Realising the inflationary threat from surging commodities prices and the risk of an economic train wreck due to the unrealistic timeline for the green energy transition, policymakers kick climate targets down the road. They relax investment red tape for five years for oil production and ten years for natural gas production, to encourage producers to ensure adequate and reasonably priced supplies that bridge the gap from the energy present to the low-carbon energy future.
According to the IEA, the ambitious goal to reach net zero emissions by 2050 would require that the consumption of oil and natural gas decline 29 percent and 10 percent respectively by 2030, with further steep declines thereafter. Faced with this outlook, suppliers of these traditional energies have already begun scaling back exploration and production to such an extent that supply is already slipping relative to demand, raising prices for the energy source that still feeds the bulk of our primary energy.
This development has already jacked up prices and price volatility, not only for energy, but also for industrial metals, most of which are needed in greater quantities for the green transformation push. On top of this, surging energy prices have spiked prices for diesel and especially fertiliser, important farming costs that raise concerns about the production of key food crops.
One of the key restraints on the investment needed to maintain, much less expand, mining and energy production has been the lack of lending interest from investors and banks. Environmental, social and governance (ESG) criteria have become an increasingly popular way for investors and banks to allocate investment capital to companies.
Faced with rapidly rising commodity prices and an increasingly impossible road to carbon neutrality, policymakers make a surprise and controversial move in 2022 to temporarily relax environmental restrictions on new upstream crude oil and natural gas investments for five and ten years, respectively. The plan is sold as the only pragmatic way to bridge the reality of our energy-consuming present with the desired low-carbon future, while also limiting the risk of social unrest caused by rising food and energy prices.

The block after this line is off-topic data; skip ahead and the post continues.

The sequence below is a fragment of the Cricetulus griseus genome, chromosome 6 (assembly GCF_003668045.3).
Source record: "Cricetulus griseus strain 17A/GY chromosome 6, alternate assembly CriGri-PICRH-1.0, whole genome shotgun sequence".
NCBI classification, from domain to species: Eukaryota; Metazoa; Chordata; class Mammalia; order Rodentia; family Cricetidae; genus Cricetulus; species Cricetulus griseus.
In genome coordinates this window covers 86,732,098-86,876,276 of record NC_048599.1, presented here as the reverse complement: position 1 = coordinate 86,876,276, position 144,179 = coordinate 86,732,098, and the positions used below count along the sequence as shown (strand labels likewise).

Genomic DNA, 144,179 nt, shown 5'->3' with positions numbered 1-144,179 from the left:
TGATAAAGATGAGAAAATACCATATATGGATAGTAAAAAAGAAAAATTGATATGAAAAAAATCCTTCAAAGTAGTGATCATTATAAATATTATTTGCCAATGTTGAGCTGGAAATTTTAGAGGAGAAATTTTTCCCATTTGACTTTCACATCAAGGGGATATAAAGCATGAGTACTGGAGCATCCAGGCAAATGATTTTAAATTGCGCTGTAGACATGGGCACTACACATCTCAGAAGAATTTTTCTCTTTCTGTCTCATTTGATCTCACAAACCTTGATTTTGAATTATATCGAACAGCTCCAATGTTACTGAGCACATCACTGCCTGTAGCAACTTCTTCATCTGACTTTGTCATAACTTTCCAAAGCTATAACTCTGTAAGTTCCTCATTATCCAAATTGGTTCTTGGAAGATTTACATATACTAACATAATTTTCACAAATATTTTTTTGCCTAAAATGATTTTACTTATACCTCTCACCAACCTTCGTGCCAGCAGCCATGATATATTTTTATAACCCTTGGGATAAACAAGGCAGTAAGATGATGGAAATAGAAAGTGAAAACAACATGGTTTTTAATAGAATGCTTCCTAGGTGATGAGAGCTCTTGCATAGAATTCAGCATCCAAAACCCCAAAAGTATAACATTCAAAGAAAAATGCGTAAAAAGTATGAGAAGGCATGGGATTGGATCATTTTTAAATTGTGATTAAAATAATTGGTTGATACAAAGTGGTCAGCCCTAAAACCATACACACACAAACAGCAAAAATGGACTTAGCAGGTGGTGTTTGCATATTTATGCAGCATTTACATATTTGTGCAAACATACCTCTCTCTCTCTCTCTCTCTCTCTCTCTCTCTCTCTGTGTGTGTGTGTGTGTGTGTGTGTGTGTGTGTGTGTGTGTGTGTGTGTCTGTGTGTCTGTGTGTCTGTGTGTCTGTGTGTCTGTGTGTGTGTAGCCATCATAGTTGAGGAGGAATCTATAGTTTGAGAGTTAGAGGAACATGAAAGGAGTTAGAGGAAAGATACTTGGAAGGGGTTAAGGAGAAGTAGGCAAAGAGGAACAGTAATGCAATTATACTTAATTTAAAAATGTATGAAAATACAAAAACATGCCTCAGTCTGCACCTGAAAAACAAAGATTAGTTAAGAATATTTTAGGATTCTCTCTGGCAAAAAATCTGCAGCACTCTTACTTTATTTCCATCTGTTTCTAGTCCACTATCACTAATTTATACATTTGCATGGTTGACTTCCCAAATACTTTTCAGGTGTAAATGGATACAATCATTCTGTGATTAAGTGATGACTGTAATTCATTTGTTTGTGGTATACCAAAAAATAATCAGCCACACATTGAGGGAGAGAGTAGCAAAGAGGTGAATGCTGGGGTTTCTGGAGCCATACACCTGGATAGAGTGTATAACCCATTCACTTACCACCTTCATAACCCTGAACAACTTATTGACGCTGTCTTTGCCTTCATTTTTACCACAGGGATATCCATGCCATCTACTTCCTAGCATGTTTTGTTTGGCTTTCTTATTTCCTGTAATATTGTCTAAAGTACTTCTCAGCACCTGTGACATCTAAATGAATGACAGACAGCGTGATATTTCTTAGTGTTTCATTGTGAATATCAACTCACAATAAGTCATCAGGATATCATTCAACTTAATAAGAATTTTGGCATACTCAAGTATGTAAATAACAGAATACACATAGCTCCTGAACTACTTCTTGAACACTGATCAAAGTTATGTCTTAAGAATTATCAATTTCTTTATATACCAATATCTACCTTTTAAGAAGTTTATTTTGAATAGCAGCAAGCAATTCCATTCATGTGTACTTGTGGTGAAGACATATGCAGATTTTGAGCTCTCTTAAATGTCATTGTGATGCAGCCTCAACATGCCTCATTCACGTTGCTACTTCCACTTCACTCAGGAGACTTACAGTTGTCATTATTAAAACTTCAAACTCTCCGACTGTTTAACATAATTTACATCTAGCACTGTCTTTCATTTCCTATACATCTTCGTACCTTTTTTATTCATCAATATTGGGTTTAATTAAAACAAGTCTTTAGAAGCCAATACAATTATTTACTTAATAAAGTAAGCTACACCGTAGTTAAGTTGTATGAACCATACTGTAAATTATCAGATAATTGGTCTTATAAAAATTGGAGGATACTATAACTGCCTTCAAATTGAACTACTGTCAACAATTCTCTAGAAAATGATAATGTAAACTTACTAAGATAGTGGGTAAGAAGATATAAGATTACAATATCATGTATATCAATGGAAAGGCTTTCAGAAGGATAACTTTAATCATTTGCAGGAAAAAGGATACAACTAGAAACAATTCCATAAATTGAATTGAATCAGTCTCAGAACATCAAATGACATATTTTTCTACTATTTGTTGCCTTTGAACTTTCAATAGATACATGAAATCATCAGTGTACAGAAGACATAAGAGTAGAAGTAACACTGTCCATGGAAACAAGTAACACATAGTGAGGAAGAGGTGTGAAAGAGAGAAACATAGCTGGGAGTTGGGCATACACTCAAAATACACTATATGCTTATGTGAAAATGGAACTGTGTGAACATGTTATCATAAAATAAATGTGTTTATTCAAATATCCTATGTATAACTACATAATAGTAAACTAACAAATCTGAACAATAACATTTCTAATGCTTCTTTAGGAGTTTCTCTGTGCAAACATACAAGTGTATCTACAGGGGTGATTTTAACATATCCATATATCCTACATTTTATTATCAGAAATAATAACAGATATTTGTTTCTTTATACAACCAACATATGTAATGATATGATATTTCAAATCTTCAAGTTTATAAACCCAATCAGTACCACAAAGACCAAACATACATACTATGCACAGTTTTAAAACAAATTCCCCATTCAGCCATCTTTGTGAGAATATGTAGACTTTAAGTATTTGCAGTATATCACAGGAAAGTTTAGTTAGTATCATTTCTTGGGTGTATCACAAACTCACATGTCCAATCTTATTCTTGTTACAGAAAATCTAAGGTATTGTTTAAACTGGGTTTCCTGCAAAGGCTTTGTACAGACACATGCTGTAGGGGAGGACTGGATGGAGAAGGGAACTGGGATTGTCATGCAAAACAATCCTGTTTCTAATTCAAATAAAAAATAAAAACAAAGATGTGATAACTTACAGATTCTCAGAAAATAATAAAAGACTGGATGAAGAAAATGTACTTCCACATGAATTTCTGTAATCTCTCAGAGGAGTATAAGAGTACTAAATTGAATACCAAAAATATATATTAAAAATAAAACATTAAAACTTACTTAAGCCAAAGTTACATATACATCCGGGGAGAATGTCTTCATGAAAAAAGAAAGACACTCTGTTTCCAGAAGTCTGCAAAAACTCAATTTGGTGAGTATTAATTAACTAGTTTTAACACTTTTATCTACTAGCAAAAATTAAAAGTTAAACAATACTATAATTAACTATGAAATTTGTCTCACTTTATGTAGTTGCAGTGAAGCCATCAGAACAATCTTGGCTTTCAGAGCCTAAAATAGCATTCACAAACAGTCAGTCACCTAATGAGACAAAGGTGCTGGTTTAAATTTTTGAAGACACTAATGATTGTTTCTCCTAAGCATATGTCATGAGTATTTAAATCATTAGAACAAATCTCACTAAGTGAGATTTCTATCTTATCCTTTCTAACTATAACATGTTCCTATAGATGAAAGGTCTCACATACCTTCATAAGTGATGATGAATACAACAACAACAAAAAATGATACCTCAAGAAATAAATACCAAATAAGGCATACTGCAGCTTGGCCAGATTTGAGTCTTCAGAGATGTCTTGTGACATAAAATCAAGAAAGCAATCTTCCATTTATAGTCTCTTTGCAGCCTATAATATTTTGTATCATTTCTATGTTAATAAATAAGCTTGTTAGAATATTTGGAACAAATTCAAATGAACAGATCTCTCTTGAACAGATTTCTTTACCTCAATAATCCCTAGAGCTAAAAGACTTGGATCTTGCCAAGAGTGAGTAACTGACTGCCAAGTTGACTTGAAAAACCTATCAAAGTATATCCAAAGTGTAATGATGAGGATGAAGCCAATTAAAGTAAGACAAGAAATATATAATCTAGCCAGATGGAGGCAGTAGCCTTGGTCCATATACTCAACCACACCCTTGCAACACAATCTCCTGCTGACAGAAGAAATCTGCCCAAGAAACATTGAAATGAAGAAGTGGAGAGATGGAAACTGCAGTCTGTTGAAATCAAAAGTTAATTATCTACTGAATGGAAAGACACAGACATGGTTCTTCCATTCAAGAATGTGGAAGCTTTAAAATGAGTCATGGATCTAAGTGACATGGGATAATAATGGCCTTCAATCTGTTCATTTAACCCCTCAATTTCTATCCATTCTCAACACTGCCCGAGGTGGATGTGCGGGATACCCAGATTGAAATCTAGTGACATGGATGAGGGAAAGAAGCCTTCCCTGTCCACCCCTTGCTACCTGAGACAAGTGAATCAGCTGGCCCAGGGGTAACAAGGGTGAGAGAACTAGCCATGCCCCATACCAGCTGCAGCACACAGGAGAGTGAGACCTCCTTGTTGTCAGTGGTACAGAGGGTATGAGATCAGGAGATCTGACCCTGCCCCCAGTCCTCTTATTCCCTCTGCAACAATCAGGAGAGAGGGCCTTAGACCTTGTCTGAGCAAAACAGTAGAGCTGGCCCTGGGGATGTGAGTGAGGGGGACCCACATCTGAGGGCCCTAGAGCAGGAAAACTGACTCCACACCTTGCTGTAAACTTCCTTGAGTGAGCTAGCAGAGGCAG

Market impact: The iShares Stoxx EU 600 Oil & Gas ETF (Ticker: EXH1:xetr) surges 50 percent as the whole energy sector gets a new lease on life
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Outrageous Predictions 2023: The War Economy
- The constantly growing global need for energy drives the world's richest to huddle up and launch a R&D project in a size the world hasn't seen since the Manhattan Project gave the US the first atomic bomb.
French President Macron resignsThe political stalemate in France and the rise of Marie Le Pen following the 2022 elections corners President Macron, forcing him to give up on politics and resign from his position. At least for now.
Gold rockets to USD 3,000 as central banks fail on inflation mandateAs markets and central banks realise that the idea that inflation is transitory is wrong, and that prices will remain higher for longer, gold is sent through the roof, hitting a price tag of USD 3,000
EU Army forces EU down path to full unionWith continued challenges in the region and a US military that isn't aggressively enacting its former role as global policeman, the European Union agrees to create its own armed forces, bringing the whole region closer.
A country agrees to ban all meat production by 2030In an effort to become one of the global leaders on the path to net-zero emissions, one country decides to not only put a heavy tax on meat, but to ban domestic production entirely.
UK holds UnBrexit referendumFollowing a recession and domestic pressure, the United Kingdom is thrown into political turmoil that will end with a vote to wind back Brexit.
Widespread price controls are introduced to cap official inflationHistory tells us that with the war economy comes rationing and price controls. And this time is no different, as policymakers introduce strict price controls that lead to a range of unintended consequences.
OPEC+ & Chindia walk out of the IMF, agree to trade with new reserve assetSanctions against Russia have caused widespread turmoil due to US Dollar moves in countries across the globe that don't consider the US an ally. To relieve themselves from this, they leave the IMF and create a new reserve asset.
USDJPY fixed to the USD at 200 as Japan overhauls financial systemFollowing the challenges that faced the Japanese Yen in 2022, the Bank of Japan attempts to keep the currency from sliding. Unsuccessful on the long-term, Japan will launch a reset of its entire financial system.
Tax haven ban kills private equityWith the war economy comes an increased focus on national interests and sovereign nations' ability to assert themselves. In that regard, the OECD countries turn their attention on tax havens and pull the big guns out, banning them altogether.